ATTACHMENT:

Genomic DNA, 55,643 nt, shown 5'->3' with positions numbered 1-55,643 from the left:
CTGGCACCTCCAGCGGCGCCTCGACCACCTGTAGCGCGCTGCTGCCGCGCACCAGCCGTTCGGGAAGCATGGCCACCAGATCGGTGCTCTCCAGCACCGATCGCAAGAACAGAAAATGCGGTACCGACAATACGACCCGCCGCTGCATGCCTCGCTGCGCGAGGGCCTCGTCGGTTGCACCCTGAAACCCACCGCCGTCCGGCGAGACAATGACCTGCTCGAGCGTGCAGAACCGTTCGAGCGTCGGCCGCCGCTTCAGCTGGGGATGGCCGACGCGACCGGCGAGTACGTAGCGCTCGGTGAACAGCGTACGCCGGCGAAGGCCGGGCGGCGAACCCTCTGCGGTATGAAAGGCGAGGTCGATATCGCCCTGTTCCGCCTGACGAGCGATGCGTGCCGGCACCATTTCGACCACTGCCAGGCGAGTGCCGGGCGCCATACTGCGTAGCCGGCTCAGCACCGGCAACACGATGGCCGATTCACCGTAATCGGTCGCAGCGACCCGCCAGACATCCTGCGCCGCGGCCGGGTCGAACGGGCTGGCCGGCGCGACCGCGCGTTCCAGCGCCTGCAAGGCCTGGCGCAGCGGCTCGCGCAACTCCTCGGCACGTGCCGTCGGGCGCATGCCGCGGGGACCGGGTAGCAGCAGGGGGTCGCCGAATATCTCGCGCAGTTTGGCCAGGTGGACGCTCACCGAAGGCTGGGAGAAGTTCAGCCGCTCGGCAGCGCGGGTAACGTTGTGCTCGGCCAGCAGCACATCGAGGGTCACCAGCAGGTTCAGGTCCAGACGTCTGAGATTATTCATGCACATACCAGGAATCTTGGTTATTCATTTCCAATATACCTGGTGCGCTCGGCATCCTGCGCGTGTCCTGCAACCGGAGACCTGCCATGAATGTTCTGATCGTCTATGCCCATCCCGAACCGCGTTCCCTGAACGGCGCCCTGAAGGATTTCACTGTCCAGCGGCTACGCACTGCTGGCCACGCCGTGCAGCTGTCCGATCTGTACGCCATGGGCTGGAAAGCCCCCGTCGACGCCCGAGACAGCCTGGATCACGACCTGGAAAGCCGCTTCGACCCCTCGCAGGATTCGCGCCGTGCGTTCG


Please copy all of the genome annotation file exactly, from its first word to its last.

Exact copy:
Genomic DNA, 55,643 nt, shown 5'->3' with positions numbered 1-55,643 from the left:
CTGGCACCTCCAGCGGCGCCTCGACCACCTGTAGCGCGCTGCTGCCGCGCACCAGCCGTTCGGGAAGCATGGCCACCAGATCGGTGCTCTCCAGCACCGATCGCAAGAACAGAAAATGCGGTACCGACAATACGACCCGCCGCTGCATGCCTCGCTGCGCGAGGGCCTCGTCGGTTGCACCCTGAAACCCACCGCCGTCCGGCGAGACAATGACCTGCTCGAGCGTGCAGAACCGTTCGAGCGTCGGCCGCCGCTTCAGCTGGGGATGGCCGACGCGACCGGCGAGTACGTAGCGCTCGGTGAACAGCGTACGCCGGCGAAGGCCGGGCGGCGAACCCTCTGCGGTATGAAAGGCGAGGTCGATATCGCCCTGTTCCGCCTGACGAGCGATGCGTGCCGGCACCATTTCGACCACTGCCAGGCGAGTGCCGGGCGCCATACTGCGTAGCCGGCTCAGCACCGGCAACACGATGGCCGATTCACCGTAATCGGTCGCAGCGACCCGCCAGACATCCTGCGCCGCGGCCGGGTCGAACGGGCTGGCCGGCGCGACCGCGCGTTCCAGCGCCTGCAAGGCCTGGCGCAGCGGCTCGCGCAACTCCTCGGCACGTGCCGTCGGGCGCATGCCGCGGGGACCGGGTAGCAGCAGGGGGTCGCCGAATATCTCGCGCAGTTTGGCCAGGTGGACGCTCACCGAAGGCTGGGAGAAGTTCAGCCGCTCGGCAGCGCGGGTAACGTTGTGCTCGGCCAGCAGCACATCGAGGGTCACCAGCAGGTTCAGGTCCAGACGTCTGAGATTATTCATGCACATACCAGGAATCTTGGTTATTCATTTCCAATATACCTGGTGCGCTCGGCATCCTGCGCGTGTCCTGCAACCGGAGACCTGCCATGAATGTTCTGATCGTCTATGCCCATCCCGAACCGCGTTCCCTGAACGGCGCCCTGAAGGATTTCACTGTCCAGCGGCTACGCACTGCTGGCCACGCCGTGCAGCTGTCCGATCTGTACGCCATGGGCTGGAAAGCCCCCGTCGACGCCCGAGACAGCCTGGATCACGACCTGGAAAGCCGCTTCGACCCCTCGCAGGATTCGCGCCGTGCGTTCG